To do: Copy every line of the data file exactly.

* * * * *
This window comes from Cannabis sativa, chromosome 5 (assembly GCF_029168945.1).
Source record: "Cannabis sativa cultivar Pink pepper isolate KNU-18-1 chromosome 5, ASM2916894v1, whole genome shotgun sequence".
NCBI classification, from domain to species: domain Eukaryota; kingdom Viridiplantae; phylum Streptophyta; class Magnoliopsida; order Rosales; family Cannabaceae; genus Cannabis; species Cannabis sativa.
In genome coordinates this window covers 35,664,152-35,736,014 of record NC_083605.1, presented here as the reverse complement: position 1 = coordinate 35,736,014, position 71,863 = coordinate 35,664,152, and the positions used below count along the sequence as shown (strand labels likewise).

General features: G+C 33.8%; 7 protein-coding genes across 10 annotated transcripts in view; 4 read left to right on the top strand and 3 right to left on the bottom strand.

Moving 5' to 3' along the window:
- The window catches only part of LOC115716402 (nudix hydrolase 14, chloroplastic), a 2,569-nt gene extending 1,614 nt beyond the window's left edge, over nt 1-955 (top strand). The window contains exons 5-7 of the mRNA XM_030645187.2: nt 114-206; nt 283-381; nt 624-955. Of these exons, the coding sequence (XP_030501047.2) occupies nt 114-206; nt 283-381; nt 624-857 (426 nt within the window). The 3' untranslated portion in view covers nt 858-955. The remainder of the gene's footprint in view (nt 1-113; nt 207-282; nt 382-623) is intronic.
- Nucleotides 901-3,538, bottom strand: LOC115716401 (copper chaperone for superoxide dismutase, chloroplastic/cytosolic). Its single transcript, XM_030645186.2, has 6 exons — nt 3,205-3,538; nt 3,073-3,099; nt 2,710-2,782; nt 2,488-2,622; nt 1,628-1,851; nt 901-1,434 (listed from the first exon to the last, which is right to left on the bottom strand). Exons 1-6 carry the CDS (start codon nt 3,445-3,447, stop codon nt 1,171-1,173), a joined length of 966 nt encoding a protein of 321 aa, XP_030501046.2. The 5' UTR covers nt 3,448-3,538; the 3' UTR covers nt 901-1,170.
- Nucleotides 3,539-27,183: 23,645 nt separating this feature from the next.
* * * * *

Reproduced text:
This window comes from Cannabis sativa, chromosome 5 (assembly GCF_029168945.1).
Source record: "Cannabis sativa cultivar Pink pepper isolate KNU-18-1 chromosome 5, ASM2916894v1, whole genome shotgun sequence".
NCBI classification, from domain to species: domain Eukaryota; kingdom Viridiplantae; phylum Streptophyta; class Magnoliopsida; order Rosales; family Cannabaceae; genus Cannabis; species Cannabis sativa.
In genome coordinates this window covers 35,664,152-35,736,014 of record NC_083605.1, presented here as the reverse complement: position 1 = coordinate 35,736,014, position 71,863 = coordinate 35,664,152, and the positions used below count along the sequence as shown (strand labels likewise).

General features: G+C 33.8%; 7 protein-coding genes across 10 annotated transcripts in view; 4 read left to right on the top strand and 3 right to left on the bottom strand.

Moving 5' to 3' along the window:
- The window catches only part of LOC115716402 (nudix hydrolase 14, chloroplastic), a 2,569-nt gene extending 1,614 nt beyond the window's left edge, over nt 1-955 (top strand). The window contains exons 5-7 of the mRNA XM_030645187.2: nt 114-206; nt 283-381; nt 624-955. Of these exons, the coding sequence (XP_030501047.2) occupies nt 114-206; nt 283-381; nt 624-857 (426 nt within the window). The 3' untranslated portion in view covers nt 858-955. The remainder of the gene's footprint in view (nt 1-113; nt 207-282; nt 382-623) is intronic.
- Nucleotides 901-3,538, bottom strand: LOC115716401 (copper chaperone for superoxide dismutase, chloroplastic/cytosolic). Its single transcript, XM_030645186.2, has 6 exons — nt 3,205-3,538; nt 3,073-3,099; nt 2,710-2,782; nt 2,488-2,622; nt 1,628-1,851; nt 901-1,434 (listed from the first exon to the last, which is right to left on the bottom strand). Exons 1-6 carry the CDS (start codon nt 3,445-3,447, stop codon nt 1,171-1,173), a joined length of 966 nt encoding a protein of 321 aa, XP_030501046.2. The 5' UTR covers nt 3,448-3,538; the 3' UTR covers nt 901-1,170.
- Nucleotides 3,539-27,183: 23,645 nt separating this feature from the next.